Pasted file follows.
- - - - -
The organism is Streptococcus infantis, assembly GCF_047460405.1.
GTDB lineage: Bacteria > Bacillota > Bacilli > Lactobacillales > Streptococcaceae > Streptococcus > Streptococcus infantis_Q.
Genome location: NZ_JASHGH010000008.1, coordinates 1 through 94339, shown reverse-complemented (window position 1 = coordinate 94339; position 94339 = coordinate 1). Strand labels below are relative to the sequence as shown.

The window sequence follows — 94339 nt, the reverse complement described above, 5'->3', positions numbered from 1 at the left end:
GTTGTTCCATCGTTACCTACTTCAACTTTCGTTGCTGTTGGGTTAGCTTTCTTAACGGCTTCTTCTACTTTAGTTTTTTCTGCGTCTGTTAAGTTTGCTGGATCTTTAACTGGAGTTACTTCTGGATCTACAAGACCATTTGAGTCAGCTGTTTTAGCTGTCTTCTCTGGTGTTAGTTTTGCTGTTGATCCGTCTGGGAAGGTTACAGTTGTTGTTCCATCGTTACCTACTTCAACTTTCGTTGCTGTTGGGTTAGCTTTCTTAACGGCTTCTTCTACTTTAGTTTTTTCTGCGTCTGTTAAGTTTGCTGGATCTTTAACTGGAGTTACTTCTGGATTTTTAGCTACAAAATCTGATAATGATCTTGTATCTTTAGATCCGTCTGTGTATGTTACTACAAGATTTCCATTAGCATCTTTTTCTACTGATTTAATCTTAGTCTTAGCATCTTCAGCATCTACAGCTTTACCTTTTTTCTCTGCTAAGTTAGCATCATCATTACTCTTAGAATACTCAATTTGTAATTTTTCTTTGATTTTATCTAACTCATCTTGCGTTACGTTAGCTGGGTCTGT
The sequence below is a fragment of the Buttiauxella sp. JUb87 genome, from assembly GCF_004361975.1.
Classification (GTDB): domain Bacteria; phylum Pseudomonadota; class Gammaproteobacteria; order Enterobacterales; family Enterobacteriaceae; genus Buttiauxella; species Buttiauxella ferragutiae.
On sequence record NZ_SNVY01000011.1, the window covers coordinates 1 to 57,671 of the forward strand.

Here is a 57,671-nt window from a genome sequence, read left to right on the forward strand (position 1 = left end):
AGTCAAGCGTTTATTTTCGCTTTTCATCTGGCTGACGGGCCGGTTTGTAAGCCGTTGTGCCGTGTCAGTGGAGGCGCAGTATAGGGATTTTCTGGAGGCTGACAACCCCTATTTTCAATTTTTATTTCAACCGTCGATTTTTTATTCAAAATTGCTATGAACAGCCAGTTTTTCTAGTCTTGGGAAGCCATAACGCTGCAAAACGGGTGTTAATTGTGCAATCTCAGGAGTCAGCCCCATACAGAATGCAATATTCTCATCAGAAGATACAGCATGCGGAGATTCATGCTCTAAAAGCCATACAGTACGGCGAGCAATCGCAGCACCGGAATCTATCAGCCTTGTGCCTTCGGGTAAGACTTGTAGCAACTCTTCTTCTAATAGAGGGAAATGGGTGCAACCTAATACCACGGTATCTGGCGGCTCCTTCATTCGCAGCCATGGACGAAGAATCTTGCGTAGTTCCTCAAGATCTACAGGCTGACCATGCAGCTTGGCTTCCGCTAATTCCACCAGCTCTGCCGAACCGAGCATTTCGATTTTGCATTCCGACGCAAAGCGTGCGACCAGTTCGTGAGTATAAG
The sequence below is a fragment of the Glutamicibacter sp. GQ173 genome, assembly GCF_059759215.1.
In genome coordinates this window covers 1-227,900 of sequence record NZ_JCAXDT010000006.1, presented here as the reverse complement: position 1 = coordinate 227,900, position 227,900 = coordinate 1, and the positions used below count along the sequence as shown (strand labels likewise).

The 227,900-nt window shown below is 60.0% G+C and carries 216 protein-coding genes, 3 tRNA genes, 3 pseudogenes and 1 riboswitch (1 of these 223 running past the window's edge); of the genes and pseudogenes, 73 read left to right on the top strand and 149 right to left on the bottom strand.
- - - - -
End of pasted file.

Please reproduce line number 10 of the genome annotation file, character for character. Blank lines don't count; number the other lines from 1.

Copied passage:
AGTCAAGCGTTTATTTTCGCTTTTCATCTGGCTGACGGGCCGGTTTGTAAGCCGTTGTGCCGTGTCAGTGGAGGCGCAGTATAGGGATTTTCTGGAGGCTGACAACCCCTATTTTCAATTTTTATTTCAACCGTCGATTTTTTATTCAAAATTGCTATGAACAGCCAGTTTTTCTAGTCTTGGGAAGCCATAACGCTGCAAAACGGGTGTTAATTGTGCAATCTCAGGAGTCAGCCCCATACAGAATGCAATATTCTCATCAGAAGATACAGCATGCGGAGATTCATGCTCTAAAAGCCATACAGTACGGCGAGCAATCGCAGCACCGGAATCTATCAGCCTTGTGCCTTCGGGTAAGACTTGTAGCAACTCTTCTTCTAATAGAGGGAAATGGGTGCAACCTAATACCACGGTATCTGGCGGCTCCTTCATTCGCAGCCATGGACGAAGAATCTTGCGTAGTTCCTCAAGATCTACAGGCTGACCATGCAGCTTGGCTTCCGCTAATTCCACCAGCTCTGCCGAACCGAGCATTTCGATTTTGCATTCCGACGCAAAGCGTGCGACCAGTTCGTGAGTATAAG